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Women enjoy spotlight at 50th Nogales convention

TUBAC, AZ — Professional produce women received a well-deserved spotlight throughout the 50th Nogales Produce Convention & Golf Tournament.

Rosie Cornelius received the Pillars of the FPAA Award in recognition for her 47 years in the produce industry. She has worked in sales and buying, and has been a valued Nogales industry leader.

At the Nov. 1-3 convention, Cornelius was one of three women to participate in the FPAA Women’s Leadership Invitational. The moderator of the group, Sabrina Hallman, is also a longtime produce industry leader from her role as president of Sierra Seed Co. LLP in Nogales.Scott-Rosie-LanceScott Vandervoet, chairman of the Fresh Produce Assocatioan, and Lance Jungmeyer, FPAA president, flank Rosie Cornelius, who received the 2018 Pillars of the FPAA Award.

The panelists with Cornelius were Cathy Burns, chief executive officer of the Produce Marketing Association, and Pati Jinich, host of the PBS series “Pati’s Mexican Table.”

Burns served 30 years in the supermarket industry, becoming a top corporate executive before joining the association three years ago. She opened her comments by saying she has two teenaged daughters, “and I want to leave this a better world for them.”

After the first 20 years working in Maine as a professional at Hannaford Bros., Burns indicated that she had a requisite interview with the firm’s industrial psychologist. After the meeting she was told that she had a firm handshake, but she still had a role in a more traditional female role.

Burns offered three tips for career success.

The first of these is to “manage your fear. It’s OK to be scared. Name it. Put it aside. And keep going. Once I experience a failure, I quickly learn and do it differently next time. Then I keep going.”

Second, Burns noted that “humility is a core value.” This involves the ability to ask for help and leverage one’s connections. “I hire people better than me, and I’m proud of it,” Burns said. “You don’t have to have all the answers. It’s more powerful if you say ‘I don’t know, and I’ll get back to you’ than pretend to have all of the answers."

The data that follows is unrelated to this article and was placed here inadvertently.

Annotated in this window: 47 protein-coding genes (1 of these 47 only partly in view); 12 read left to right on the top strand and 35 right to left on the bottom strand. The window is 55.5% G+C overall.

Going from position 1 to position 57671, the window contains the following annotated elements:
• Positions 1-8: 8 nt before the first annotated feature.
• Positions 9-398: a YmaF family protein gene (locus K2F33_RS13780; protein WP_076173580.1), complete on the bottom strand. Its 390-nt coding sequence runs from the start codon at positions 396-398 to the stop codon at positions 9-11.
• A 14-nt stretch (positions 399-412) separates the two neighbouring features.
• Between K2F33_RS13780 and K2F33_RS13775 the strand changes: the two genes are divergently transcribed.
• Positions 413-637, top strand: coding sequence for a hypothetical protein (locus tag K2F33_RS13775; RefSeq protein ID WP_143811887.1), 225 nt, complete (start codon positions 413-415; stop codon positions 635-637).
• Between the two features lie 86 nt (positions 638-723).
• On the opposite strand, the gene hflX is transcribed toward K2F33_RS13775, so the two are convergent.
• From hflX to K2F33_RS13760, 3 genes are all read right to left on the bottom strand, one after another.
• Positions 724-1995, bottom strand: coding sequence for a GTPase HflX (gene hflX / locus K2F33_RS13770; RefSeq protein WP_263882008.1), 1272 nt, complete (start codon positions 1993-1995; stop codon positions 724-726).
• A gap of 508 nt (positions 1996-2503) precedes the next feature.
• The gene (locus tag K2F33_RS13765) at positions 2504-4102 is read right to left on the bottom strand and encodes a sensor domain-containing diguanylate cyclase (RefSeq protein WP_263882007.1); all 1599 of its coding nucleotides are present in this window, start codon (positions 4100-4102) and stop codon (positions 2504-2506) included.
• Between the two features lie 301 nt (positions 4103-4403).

Burns’ third key to success is to “put your name on something.” Early in her grocery career in Maine, Burns oversaw a store that enjoyed $1 million per month in sales in the summer. When tourism dropped off, her store’s wintertime monthly sales plummeted to $300,000.

To increase sales, she thought of putting a tent in the parking lot to draw customers and attention. She overcame internal challenges, and then accommodated city fathers by installing a new sidewalk and other such demands. Because of her creativity and effort, “at the end of the summer I became a district manager.

“You want to be known for something,” she reiterated. “People notice, and you’ll get noticed.” She also offered that “you don’t want to ask for permission” when embarking on a new idea. “It’s better to ask forgiveness” after an initiative.

For more on Burns’ tremendous career, click here.

Cornelius reviewed her career path, which started after graduating from high school in Nogales and becoming an office clerk for A&P. During her six years with A&P, she worked summers in the Fresno office.

After some twists and turns, she ultimately returned to Nogales to work for the traditional Nogales tomato company, GAC, where she then worked for 23 years. She started in accounting but made a concerted effort to learn all she could about the business. Working for Roy Lundstrom, the GAC sales manager, she eventually had a chance to prove herself in sales. As this developed, she worked from six in the morning to noon in sales, and then late into the night to finish her accounting job.

At GAC she also worked for Beto Maldonado, who taught: “A job is not done if someone else’s job is not done.” Maldonado also taught, “If you play you pay,” and by taking such responsibility, “I learned to stand on my own two feet.”

Cornelius learned that taking responsibility also meant “if something is wrong, you say so.” This included her treatment as a woman.

“I have never been intimidated or disrespected,” Cornelius said. Those around her have respected her ethics “and you don’t bend on anything. You have to walk the line and not lose your self-respect. Your word is your bond!”

Cornelius left GAC to continue working in Nogales for 23 years as a produce buyer for Bay Area Produce, which is closed now but was based in Los Gatos, CA.

It was 30 years ago that she flew to Montreal to meet with Bernadette Hamel, who will soon be retiring as vice president, national procurement of produce for Metro Inc.

Cornelius said she and Hamel became fast friends, as Hamel very warmly greeted and hosted the visitor from so far away. Hamel flew to Nogales for Cornelius’ November recognition.

When Bay Produce closed, Cornelius and her team moved together to the Grant J. Hunt Co. in Nogales. After a short stint there, the group moved a few blocks to MAS Melons & Grapes LLC. The Produce News will relate that story in the Nov. 26 “Fall Nogales” feature.

The chef, Jinich, has 30 million people watch her PBS television show. A native of Mexico City, Jinich began her career as a political analyst and lived in Washington, DC, for 22 years.

She said she served her ceviche at a PMA expo about eight years ago. The reception to her recipe was so strong that she changed careers.

Jinich offered, “don’t be afraid to jump online” with one’s career. Also, she said, “Don’t be afraid to go with your gut” to pursue the career that you really want.”